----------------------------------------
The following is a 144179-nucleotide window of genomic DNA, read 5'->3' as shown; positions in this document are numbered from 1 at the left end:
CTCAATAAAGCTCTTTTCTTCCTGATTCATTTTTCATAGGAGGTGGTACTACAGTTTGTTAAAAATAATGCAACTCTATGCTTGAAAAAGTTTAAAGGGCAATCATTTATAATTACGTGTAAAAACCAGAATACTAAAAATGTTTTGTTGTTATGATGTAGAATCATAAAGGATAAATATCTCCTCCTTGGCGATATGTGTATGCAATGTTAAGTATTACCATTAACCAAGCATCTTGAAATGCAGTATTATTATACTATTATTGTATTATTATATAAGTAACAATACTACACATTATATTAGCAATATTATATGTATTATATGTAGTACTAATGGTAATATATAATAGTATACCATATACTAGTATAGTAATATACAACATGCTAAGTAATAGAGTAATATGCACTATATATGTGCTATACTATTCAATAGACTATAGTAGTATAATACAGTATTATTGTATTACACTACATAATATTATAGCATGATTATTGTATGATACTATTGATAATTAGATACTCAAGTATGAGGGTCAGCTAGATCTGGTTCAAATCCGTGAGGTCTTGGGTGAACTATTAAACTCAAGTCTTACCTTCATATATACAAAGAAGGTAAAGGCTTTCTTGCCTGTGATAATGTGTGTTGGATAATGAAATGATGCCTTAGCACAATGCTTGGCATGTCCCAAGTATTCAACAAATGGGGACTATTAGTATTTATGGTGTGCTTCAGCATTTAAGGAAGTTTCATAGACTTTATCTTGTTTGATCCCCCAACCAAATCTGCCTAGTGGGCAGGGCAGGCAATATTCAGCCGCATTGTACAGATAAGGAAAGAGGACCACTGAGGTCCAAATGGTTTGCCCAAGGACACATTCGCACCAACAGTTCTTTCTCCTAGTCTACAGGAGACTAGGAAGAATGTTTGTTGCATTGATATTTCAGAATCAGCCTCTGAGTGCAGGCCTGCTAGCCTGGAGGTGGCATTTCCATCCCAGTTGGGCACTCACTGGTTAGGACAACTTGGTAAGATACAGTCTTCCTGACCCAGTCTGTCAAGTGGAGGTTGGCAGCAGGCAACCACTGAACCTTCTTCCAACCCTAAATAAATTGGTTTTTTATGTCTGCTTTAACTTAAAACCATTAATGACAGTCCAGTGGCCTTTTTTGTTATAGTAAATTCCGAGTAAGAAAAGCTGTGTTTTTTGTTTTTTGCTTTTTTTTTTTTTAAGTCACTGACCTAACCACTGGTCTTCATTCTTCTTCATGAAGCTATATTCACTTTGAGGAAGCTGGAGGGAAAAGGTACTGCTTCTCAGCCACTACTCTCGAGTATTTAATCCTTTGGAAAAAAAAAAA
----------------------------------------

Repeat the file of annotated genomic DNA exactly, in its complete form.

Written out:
The following is a 144179-nucleotide window of genomic DNA, read 5'->3' as shown; positions in this document are numbered from 1 at the left end:
CTCAATAAAGCTCTTTTCTTCCTGATTCATTTTTCATAGGAGGTGGTACTACAGTTTGTTAAAAATAATGCAACTCTATGCTTGAAAAAGTTTAAAGGGCAATCATTTATAATTACGTGTAAAAACCAGAATACTAAAAATGTTTTGTTGTTATGATGTAGAATCATAAAGGATAAATATCTCCTCCTTGGCGATATGTGTATGCAATGTTAAGTATTACCATTAACCAAGCATCTTGAAATGCAGTATTATTATACTATTATTGTATTATTATATAAGTAACAATACTACACATTATATTAGCAATATTATATGTATTATATGTAGTACTAATGGTAATATATAATAGTATACCATATACTAGTATAGTAATATACAACATGCTAAGTAATAGAGTAATATGCACTATATATGTGCTATACTATTCAATAGACTATAGTAGTATAATACAGTATTATTGTATTACACTACATAATATTATAGCATGATTATTGTATGATACTATTGATAATTAGATACTCAAGTATGAGGGTCAGCTAGATCTGGTTCAAATCCGTGAGGTCTTGGGTGAACTATTAAACTCAAGTCTTACCTTCATATATACAAAGAAGGTAAAGGCTTTCTTGCCTGTGATAATGTGTGTTGGATAATGAAATGATGCCTTAGCACAATGCTTGGCATGTCCCAAGTATTCAACAAATGGGGACTATTAGTATTTATGGTGTGCTTCAGCATTTAAGGAAGTTTCATAGACTTTATCTTGTTTGATCCCCCAACCAAATCTGCCTAGTGGGCAGGGCAGGCAATATTCAGCCGCATTGTACAGATAAGGAAAGAGGACCACTGAGGTCCAAATGGTTTGCCCAAGGACACATTCGCACCAACAGTTCTTTCTCCTAGTCTACAGGAGACTAGGAAGAATGTTTGTTGCATTGATATTTCAGAATCAGCCTCTGAGTGCAGGCCTGCTAGCCTGGAGGTGGCATTTCCATCCCAGTTGGGCACTCACTGGTTAGGACAACTTGGTAAGATACAGTCTTCCTGACCCAGTCTGTCAAGTGGAGGTTGGCAGCAGGCAACCACTGAACCTTCTTCCAACCCTAAATAAATTGGTTTTTTATGTCTGCTTTAACTTAAAACCATTAATGACAGTCCAGTGGCCTTTTTTGTTATAGTAAATTCCGAGTAAGAAAAGCTGTGTTTTTTGTTTTTTGCTTTTTTTTTTTTTAAGTCACTGACCTAACCACTGGTCTTCATTCTTCTTCATGAAGCTATATTCACTTTGAGGAAGCTGGAGGGAAAAGGTACTGCTTCTCAGCCACTACTCTCGAGTATTTAATCCTTTGGAAAAAAAAAAA